Peripheral artery disease
In another study, Andreas Knudsen of Rigshospitalet in Copenhagen compared the risk of peripheral artery disease (PAD) in HIV-positive and HIV-negative people. PAD in the lower extremities starts as asymptomatic narrowing of the arteries but over time can lead to ulceration, gangrene and amputation, he noted.
This cross-sectional (single point in time) study included 908 people with HIV from the Copenhagen COCOMO cohort and 11,106 matched HIV-negative control subjects. About 85% were men, the median age was about 53 years and almost all were of European ethnicity. People in the HIV-positive group were less likely to have hypertension (48% vs 61%) but were twice as likely to smoke (28% vs 13%). Almost all HIV-positive people were on ART and 95% had viral suppression.
The researchers measured PAD using the ankle-brachial index (ABI), a ratio of blood pressure in the ankles and upper arms. In healthy adults, ABI is between 1 and 1.4, but gradually drops as PAD develops, Knudsen said. This study used an ABI cut-off of 0.9, which correlates with 50% blood vessel stenosis or narrowing. Symptomatic PAD was defined as pain when walking that stopped when standing still.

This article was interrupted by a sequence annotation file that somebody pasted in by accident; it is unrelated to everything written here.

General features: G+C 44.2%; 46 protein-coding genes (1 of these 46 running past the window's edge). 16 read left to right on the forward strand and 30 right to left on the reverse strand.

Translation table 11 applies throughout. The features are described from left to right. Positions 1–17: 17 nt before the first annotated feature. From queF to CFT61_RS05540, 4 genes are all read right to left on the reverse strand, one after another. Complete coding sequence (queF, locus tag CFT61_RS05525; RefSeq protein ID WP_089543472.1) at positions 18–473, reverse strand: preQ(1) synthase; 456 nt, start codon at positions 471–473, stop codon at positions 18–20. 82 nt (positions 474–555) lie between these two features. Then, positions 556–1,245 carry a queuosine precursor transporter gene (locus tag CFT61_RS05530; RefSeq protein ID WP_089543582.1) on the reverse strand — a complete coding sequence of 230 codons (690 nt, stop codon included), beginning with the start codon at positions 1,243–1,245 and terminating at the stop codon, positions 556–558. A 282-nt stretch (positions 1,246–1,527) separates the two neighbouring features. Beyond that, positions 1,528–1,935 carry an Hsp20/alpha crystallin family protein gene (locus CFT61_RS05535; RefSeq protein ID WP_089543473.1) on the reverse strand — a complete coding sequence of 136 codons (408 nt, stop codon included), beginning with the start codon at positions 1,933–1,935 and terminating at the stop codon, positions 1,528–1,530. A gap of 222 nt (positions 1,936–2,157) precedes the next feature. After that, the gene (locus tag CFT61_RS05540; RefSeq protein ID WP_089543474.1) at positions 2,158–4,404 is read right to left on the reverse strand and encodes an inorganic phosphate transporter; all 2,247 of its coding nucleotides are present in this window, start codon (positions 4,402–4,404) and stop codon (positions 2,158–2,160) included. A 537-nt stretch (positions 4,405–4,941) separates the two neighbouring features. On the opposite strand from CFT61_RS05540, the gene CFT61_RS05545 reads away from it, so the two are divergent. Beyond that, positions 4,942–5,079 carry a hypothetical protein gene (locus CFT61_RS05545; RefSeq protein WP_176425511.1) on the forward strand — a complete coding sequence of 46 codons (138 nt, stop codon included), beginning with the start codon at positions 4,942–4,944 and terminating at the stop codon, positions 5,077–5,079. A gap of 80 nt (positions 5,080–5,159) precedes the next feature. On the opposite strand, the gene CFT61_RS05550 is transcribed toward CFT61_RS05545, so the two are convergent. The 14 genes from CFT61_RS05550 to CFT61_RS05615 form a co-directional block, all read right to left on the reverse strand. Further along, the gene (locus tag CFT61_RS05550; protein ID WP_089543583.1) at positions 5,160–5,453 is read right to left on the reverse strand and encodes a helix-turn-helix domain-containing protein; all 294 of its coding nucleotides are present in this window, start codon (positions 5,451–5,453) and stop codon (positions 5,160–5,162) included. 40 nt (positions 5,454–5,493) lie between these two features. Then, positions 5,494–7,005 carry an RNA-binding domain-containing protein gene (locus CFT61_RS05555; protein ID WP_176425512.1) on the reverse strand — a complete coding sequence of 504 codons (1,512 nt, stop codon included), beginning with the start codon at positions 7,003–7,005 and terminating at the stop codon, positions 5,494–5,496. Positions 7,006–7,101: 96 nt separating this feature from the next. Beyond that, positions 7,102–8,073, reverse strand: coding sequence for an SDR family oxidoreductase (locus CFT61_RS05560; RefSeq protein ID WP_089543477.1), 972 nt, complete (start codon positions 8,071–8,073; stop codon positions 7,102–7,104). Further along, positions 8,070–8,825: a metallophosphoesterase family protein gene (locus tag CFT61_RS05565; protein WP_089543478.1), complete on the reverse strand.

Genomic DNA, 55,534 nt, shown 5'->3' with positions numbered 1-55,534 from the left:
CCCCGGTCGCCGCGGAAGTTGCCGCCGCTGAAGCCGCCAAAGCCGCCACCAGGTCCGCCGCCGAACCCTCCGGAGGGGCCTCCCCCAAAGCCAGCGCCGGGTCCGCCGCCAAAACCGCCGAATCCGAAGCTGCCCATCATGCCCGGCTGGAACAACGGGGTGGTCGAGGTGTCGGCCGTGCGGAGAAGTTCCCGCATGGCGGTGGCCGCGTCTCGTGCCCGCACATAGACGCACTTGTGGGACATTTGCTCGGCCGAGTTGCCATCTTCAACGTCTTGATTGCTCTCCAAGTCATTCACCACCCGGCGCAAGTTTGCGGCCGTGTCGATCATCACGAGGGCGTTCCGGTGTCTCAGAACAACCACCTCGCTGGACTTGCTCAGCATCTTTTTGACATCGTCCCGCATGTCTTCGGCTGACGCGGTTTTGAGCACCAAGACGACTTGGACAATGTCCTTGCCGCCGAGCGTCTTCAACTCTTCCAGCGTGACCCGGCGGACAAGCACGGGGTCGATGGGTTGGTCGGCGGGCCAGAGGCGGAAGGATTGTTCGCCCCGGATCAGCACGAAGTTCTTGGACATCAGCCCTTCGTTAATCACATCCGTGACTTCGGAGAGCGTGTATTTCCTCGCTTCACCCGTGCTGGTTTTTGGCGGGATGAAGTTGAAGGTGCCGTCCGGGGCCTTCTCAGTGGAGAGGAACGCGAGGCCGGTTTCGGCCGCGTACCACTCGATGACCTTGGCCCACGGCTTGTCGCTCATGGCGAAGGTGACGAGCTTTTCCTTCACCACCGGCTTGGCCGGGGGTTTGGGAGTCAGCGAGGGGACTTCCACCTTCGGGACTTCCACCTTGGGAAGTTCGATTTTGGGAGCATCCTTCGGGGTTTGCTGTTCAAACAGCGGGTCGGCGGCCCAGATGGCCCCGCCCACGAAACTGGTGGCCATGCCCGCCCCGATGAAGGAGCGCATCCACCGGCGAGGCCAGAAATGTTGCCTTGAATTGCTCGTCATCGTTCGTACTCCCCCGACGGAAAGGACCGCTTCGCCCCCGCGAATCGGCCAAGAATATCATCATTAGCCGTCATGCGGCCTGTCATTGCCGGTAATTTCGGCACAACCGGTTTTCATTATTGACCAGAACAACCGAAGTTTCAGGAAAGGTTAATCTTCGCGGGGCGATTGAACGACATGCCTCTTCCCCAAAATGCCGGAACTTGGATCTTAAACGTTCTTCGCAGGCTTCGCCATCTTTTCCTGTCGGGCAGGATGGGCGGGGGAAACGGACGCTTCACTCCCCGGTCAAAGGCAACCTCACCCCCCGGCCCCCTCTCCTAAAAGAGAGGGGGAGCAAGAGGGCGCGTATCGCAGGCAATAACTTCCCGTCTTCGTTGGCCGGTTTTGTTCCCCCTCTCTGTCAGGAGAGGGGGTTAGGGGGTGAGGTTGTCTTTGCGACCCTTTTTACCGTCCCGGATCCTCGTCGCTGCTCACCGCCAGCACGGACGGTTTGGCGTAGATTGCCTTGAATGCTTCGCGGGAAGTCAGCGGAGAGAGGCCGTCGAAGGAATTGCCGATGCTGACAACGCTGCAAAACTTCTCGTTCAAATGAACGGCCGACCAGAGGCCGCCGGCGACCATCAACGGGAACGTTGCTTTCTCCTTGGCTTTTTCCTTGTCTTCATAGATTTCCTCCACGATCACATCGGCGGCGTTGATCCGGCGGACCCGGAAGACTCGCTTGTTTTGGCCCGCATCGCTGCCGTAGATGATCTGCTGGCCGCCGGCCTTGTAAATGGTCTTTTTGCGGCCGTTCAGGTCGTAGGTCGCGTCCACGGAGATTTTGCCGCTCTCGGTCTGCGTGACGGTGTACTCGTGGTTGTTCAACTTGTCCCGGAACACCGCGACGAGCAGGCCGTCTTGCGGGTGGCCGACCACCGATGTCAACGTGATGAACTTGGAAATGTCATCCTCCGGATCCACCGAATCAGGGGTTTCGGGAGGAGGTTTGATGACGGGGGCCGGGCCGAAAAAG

PAD was twice as common in the HIV-positive group compared with the HIV-negative group (12% vs 6%); 2% and 1%, respectively, had symptomatic PAD. However, the mean ABI score did not differ between the two groups (1.1 in each). After adjusting for other factors, having HIV increased the risk of PAD by about the same amount as smoking.
Older age, female sex, hypertension, diabetes and decreased kidney function were also associated with increased PAD risk in both the HIV-negative and HIV-positive groups. However, each 10-year increment in age doubled the risk of PAD in the HIV-positive group, while raising it by just 36% in the HIV-negative group.
Like Post, Knudsen said that the mechanism for increased PAD in people with HIV needs to be further explored, but in the meantime, management should focus on traditional modifiable risk factors such as smoking.
Post W et al. HIV infection is associated with progression of high risk coronary plaque in the MACS . 25th Conference on Retroviruses and Opportunistic Infections (CROI 2018), Boston, abstract 77, 2018.
Hanna D et al. Carotid artery atherosclerosis is associated with mortality in HIV+ women and men. 25th Conference on Retroviruses and Opportunistic Infections (CROI 2018), Boston, abstract 78, 2018.
Knudsen A et al. Increased risk of peripheral artery disease in persons with HIV compared to controls. 25th Conference on Retroviruses and Opportunistic Infections (CROI 2018), Boston, abstract 76, 2018.